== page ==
Originally published in Snow Leopard Tracks, Summer 2006
Advances in genetics have resulted in a valuable new technique to estimate snow leopard populations. This is done by analyzing the DNA from samples of wild snow leopard scat and shed hairs that are collected in the field.
The Trust has been working with Dr. Lisette Waits of the Laboratory for Ecological and Conservation Genetics at the University of Idaho to apply this technique to snow leopards. Her lab analyzed 85 samples of wild snow leopard scat collected as part of recent Trust-sponsored projects in China and the Kyrgyz Republic. Recently, Dr. Waits took some time out to answer our questions about how this cutting-edge science works.
How does genetic analysis help answer questions about snow leopard populations?
First, it helps determine the presence or absence of snow leopards in a particular area. Second, it enables us to identify individual snow leopards, and as a result get a count of the snow leopards in that area. Finally, it helps answer broader questions about snow leopard populations, including the genetic health and diversity, and the migration and breeding patterns of populations.
How is snow leopard DNA different from human DNA?
There is a smaller difference than you might expect. Less than 15% of the snow leopard’s DNA differs from that of humans. This is why many of the human genetic analysis techniques that have been developed in recent years can also be applied to analyze snow leopards and other species.
DNA from domestic cats is even closer to snow leopards. So in addition to techniques used in human DNA analysis, data from the Feline Genome project at the Laboratory of Genomic Diversity at the National Cancer Institute has been extremely helpful in our genetic analysis of snow leopards.
Are there differences in testing snow leopard samples versus other species you study?
Basically we use the same lab protocols testing snow leopard samples as we do for other carnivore species. But since there is less genetic diversity in snow leopard populations, it is more challenging to identify individual snow leopards from the genetic material.
Is it possible to test snow leopard hair?
Yes, it is definitely possible to test shed snow leopard hairs. But for the current project we are only working with scat samples. At my lab we have done DNA analysis on hairs from a variety of species, including several species of bears. In addition to hairs, we have even been able to analyze DNA from molted parrot feathers. Scat contains much less DNA material than a genetic sample of multiple hairs hairs. But, it is much easier to find snow leopard scat samples than hair samples.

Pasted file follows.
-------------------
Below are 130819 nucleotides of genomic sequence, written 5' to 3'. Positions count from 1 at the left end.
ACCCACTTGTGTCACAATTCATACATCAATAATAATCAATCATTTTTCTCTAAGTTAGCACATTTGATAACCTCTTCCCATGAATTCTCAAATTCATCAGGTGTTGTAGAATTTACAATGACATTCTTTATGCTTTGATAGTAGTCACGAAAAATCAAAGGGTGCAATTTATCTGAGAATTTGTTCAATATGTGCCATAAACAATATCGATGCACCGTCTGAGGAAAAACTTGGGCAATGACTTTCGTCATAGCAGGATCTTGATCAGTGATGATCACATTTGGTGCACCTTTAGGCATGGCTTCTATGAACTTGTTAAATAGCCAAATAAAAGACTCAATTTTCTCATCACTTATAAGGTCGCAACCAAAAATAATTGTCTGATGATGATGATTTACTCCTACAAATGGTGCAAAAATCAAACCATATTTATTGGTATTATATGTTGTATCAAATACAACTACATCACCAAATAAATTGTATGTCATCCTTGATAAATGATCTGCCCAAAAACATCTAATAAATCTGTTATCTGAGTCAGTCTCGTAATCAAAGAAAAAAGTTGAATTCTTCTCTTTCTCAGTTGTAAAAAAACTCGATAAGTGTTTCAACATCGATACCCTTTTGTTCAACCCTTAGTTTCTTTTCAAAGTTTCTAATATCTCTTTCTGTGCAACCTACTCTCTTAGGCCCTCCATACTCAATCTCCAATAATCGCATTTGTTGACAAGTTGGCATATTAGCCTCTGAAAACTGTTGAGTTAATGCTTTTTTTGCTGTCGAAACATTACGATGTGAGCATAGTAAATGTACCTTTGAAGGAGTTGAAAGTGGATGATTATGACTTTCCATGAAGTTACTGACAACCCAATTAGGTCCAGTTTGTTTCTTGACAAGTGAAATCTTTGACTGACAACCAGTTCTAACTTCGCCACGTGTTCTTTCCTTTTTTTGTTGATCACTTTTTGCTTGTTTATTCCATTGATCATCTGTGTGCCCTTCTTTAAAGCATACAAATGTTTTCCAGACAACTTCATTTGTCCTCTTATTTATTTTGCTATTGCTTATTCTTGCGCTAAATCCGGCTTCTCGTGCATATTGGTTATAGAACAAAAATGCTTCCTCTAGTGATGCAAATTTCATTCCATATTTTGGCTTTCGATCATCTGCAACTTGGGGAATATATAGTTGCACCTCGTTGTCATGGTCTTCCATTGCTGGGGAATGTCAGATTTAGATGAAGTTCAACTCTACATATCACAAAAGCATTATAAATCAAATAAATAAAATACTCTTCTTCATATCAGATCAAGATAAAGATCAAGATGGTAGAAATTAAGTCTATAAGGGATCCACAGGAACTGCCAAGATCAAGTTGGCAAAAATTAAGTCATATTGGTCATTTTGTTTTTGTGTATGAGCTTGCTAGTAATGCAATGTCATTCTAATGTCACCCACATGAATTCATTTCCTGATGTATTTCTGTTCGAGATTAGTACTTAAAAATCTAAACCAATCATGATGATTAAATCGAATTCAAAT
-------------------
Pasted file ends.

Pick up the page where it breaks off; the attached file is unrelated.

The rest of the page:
What is the progress on the current snow leopard samples at your lab?
So far we have extracted the DNA from the snow leopard scat samples we have, and have done a first screen of 20 samples using a species identification test. The point of the test is to confirm which samples are truly from snow leopards, and those we will be able to use for additional testing, such as identifying individual snow leopards. We have been able to amplify DNA and determine the species from 100% of these initial samples, which is a promising result. In this group of 20 scats, we found 12 snow leopards, plus foxes, martens, and one wolf. After completing species identification on all scats, the snow leopard samples will be analyzed to determine how many unique individuals were sampled.
Did You Know?
Believe it or not, enzymes originally found in bacteria living in geysers in Yellowstone National Park play a key role in a broad range of DNA analysis being done today in medical and biological labs around the world. This analysis includes diagnosis of infectious diseases, genetic fingerprinting used in crime investigations, analyzing DNA from extinct species—and the work Dr. Waits is doing on snow leopards. The enzymes are used as part of a scientific technique called the PCR (polymerase chain reaction) method. In a nutshell, PCR enables scientists to amplify or copy a small amount of DNA in a test tube to create thousands or millions of copies. So the method is invaluable when the scientist has access to only a small amount of original DNA material. In 1993, Dr. Kary Mullis, who invented the PCR method, was awarded the Nobel Prize in Chemistry.